Founding artistic director Christopher Carter Sanderson will direct the production, which stars recent Yale School of Drama graduate Jacob H. Knoll as Hamlet; Frances You (last seen opposite Sandra Oh in the film Double Happiness) as Ophelia; Larry Weeks (Shakespeare in the
Park(ing) Lot) as Claudius; Beth McGuire (Professor, Yale School of Drama) as Gertrude; Jeff Barry (recent Yale School of Drama graduate) as Horatio; and Jy Murphy (long-time Gorilla Rep veteran and star of The Countess off-Broadway) as First Player/Gravedigger.

Hamlet will run May 9-29 at the Roy Arias Theatre Center, Times Square Arts Center, 300 West 43rd Street at Eighth Avenue. Admission is free, although donations will be accepted after the performance. There is no intermission, although easy access to and from bathrooms and
concessions will be available throughout the performance. Seating is first-come, first-served. No reservations except for members of the press. For more information, see

Wednesday & Thursday, May 9-10, 8:00 PM
Sunday - Wednesday, May 13-16, 8:00 PM
(*additional matinee performance on Sunday, May 13 at 1:00 PM*)
Sunday - Wednesday, May 20-23, 8:00 PM
Friday - Tuesday, May 25-29, 8:00 PM

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Friday, April 13, 2007

Mum's the Word

Not that I want to name names, but do you know what makes me nuts? When a PR house sends out an invitation stating equivocally, absolutely, 100%, don't-ask-because-the-answer-will-be-no that there's only one ticket. And then I get to the theatre and not only was I told the wrong time for the performance (that's happened only once before and it made me nuts), but there are two tickets in my name. Rant over, but people really should get their act together.

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Tuesday, April 10, 2007

A Plummer for the Depths

Saw "Inherit the Wind" tonight. Not reviewing the production but I can tell you that any and all opportunities should be taken to see Christopher Plummer on stage. Just spectacular work, even for an old guy of 79 (and a little bit showing his age). That said, I think Mr. Dennehy was a little off tonight, or something. And my dear Denis O'Hare was the picture of perfect casting. I can't wait until my cover story on him comes out on Thursday.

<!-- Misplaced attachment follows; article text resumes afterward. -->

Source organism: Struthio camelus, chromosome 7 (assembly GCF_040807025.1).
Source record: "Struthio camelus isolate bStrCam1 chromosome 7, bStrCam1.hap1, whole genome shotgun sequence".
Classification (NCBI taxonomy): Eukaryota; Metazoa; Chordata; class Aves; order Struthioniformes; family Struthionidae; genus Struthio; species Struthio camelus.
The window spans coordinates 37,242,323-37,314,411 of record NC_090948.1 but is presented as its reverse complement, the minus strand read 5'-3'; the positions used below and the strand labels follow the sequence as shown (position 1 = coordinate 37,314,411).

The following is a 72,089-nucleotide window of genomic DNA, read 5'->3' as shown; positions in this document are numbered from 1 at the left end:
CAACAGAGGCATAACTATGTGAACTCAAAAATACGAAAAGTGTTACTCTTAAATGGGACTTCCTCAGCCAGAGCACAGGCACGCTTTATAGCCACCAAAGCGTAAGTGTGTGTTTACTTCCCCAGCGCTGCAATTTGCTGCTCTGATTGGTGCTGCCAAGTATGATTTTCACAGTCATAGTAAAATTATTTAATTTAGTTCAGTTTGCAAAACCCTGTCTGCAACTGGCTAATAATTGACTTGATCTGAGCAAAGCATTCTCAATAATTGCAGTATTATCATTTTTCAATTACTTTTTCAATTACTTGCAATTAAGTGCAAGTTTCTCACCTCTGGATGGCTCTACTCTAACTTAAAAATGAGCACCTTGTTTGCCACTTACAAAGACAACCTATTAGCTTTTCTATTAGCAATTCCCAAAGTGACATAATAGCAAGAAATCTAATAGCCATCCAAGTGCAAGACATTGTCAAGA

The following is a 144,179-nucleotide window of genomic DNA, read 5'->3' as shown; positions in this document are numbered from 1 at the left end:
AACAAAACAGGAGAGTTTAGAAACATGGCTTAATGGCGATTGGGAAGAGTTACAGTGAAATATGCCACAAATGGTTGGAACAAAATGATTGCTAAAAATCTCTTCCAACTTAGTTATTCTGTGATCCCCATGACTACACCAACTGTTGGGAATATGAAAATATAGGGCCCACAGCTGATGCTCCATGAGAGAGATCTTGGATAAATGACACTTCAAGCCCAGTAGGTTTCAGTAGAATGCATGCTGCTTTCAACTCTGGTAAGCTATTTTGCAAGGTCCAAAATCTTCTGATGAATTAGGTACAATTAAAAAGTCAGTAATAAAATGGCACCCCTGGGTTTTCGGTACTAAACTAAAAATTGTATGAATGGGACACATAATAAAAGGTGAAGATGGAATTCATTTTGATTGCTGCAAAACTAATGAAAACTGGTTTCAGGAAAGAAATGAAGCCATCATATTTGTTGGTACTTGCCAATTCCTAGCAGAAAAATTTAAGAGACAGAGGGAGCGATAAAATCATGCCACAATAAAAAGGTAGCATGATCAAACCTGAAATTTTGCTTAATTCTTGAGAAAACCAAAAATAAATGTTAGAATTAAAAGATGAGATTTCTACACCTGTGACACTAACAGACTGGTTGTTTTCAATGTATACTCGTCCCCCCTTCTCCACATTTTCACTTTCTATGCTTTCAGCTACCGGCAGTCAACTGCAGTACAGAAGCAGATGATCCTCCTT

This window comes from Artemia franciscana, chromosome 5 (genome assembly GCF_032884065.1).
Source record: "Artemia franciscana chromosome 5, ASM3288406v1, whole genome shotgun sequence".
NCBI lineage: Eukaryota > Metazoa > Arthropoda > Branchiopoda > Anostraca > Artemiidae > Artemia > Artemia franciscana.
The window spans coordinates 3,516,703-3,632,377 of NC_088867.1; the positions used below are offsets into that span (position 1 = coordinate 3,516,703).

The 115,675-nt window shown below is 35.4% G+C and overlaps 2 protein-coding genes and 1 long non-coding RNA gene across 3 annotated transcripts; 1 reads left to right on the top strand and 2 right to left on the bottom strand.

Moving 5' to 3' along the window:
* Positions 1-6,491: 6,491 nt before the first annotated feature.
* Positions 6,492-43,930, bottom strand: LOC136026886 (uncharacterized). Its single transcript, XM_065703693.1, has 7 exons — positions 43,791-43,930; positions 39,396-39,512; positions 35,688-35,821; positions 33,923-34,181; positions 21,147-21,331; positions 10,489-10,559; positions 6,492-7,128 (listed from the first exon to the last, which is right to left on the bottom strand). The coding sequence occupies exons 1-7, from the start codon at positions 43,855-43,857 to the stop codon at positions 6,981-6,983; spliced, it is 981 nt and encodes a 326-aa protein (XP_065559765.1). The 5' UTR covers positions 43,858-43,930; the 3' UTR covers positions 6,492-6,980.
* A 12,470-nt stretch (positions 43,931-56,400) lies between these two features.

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Sunday, April 08, 2007

Bunny Bunny Time

Great Easter dinner with Paul Quinn and his fabulous Mom, Eileen. My tummy decided to be a little bit uncooperative, but it's always a great time to visit with them. I'm going to be posting about something funny that happened last December involving my grandmother -- I've been meaning to write about it for awhile -- but I'm going to actually hit the sack early and regroup. Sorry kids. More tomorrow.

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Paper Mill, the Paper Tiger

I know everybody in the industry has gotten hysterical, and probably rightly so, about the financial problems that at first seemed to threaten the Paper Mill Playhouse in New Jersey. What makes me personally nuts, though, is how everyone gets hysterical without dealing with the blame issue -- as if huge nonprofits like Paper Mill have every right to stay open when its board -- as the Star-Ledger has reported about today -- has been so fiscally irresponsible. Not irresponsible, I should say, in the sense of improprieties committed or someone well-manicured hand reaching into the proverbial kitty, but simply not doing the fundraising, the financial due diligence, required to sustain such institutions. And what makes me every more upset is how little theatre people, much less general audiences, tend to understand about board governance and the nonprofit business model.